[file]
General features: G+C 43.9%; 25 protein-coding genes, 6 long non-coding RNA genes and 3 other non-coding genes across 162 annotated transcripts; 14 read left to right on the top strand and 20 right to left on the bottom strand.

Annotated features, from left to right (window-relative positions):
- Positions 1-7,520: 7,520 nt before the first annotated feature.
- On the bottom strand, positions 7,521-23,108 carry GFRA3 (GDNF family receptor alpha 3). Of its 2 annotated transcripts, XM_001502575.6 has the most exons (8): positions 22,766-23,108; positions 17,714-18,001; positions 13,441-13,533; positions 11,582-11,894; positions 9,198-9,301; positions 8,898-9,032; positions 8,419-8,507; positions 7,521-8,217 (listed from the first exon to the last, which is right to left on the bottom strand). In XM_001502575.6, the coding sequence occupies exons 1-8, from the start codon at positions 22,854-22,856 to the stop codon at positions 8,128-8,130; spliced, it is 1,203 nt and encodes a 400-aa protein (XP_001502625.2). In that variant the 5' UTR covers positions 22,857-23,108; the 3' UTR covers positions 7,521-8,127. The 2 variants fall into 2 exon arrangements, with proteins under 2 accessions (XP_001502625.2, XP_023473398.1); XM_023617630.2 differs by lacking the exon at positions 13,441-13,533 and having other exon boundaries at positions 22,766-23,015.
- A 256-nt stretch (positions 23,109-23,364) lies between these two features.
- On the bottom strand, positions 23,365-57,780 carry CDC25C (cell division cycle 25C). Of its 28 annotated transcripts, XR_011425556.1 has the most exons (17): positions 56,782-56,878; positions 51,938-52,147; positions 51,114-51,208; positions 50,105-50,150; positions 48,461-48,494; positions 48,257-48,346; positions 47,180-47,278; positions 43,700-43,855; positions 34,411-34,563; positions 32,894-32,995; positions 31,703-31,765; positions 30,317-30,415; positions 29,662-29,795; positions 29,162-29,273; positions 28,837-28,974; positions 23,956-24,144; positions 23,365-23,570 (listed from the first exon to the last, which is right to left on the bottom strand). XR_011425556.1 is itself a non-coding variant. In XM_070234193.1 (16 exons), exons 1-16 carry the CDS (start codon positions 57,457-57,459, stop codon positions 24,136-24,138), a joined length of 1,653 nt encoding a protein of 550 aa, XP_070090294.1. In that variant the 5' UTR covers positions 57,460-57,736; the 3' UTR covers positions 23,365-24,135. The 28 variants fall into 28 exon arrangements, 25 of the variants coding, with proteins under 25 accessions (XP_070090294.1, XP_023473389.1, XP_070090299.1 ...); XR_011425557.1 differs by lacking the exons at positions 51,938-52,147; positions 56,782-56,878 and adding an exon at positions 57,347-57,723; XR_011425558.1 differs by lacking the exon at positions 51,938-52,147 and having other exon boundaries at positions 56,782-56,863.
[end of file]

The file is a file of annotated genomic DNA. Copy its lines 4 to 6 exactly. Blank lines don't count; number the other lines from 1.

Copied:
- On the bottom strand, positions 7,521-23,108 carry GFRA3 (GDNF family receptor alpha 3). Of its 2 annotated transcripts, XM_001502575.6 has the most exons (8): positions 22,766-23,108; positions 17,714-18,001; positions 13,441-13,533; positions 11,582-11,894; positions 9,198-9,301; positions 8,898-9,032; positions 8,419-8,507; positions 7,521-8,217 (listed from the first exon to the last, which is right to left on the bottom strand). In XM_001502575.6, the coding sequence occupies exons 1-8, from the start codon at positions 22,854-22,856 to the stop codon at positions 8,128-8,130; spliced, it is 1,203 nt and encodes a 400-aa protein (XP_001502625.2). In that variant the 5' UTR covers positions 22,857-23,108; the 3' UTR covers positions 7,521-8,127. The 2 variants fall into 2 exon arrangements, with proteins under 2 accessions (XP_001502625.2, XP_023473398.1); XM_023617630.2 differs by lacking the exon at positions 13,441-13,533 and having other exon boundaries at positions 22,766-23,015.
- A 256-nt stretch (positions 23,109-23,364) lies between these two features.
- On the bottom strand, positions 23,365-57,780 carry CDC25C (cell division cycle 25C). Of its 28 annotated transcripts, XR_011425556.1 has the most exons (17): positions 56,782-56,878; positions 51,938-52,147; positions 51,114-51,208; positions 50,105-50,150; positions 48,461-48,494; positions 48,257-48,346; positions 47,180-47,278; positions 43,700-43,855; positions 34,411-34,563; positions 32,894-32,995; positions 31,703-31,765; positions 30,317-30,415; positions 29,662-29,795; positions 29,162-29,273; positions 28,837-28,974; positions 23,956-24,144; positions 23,365-23,570 (listed from the first exon to the last, which is right to left on the bottom strand). XR_011425556.1 is itself a non-coding variant. In XM_070234193.1 (16 exons), exons 1-16 carry the CDS (start codon positions 57,457-57,459, stop codon positions 24,136-24,138), a joined length of 1,653 nt encoding a protein of 550 aa, XP_070090294.1. In that variant the 5' UTR covers positions 57,460-57,736; the 3' UTR covers positions 23,365-24,135. The 28 variants fall into 28 exon arrangements, 25 of the variants coding, with proteins under 25 accessions (XP_070090294.1, XP_023473389.1, XP_070090299.1 ...); XR_011425557.1 differs by lacking the exons at positions 51,938-52,147; positions 56,782-56,878 and adding an exon at positions 57,347-57,723; XR_011425558.1 differs by lacking the exon at positions 51,938-52,147 and having other exon boundaries at positions 56,782-56,863.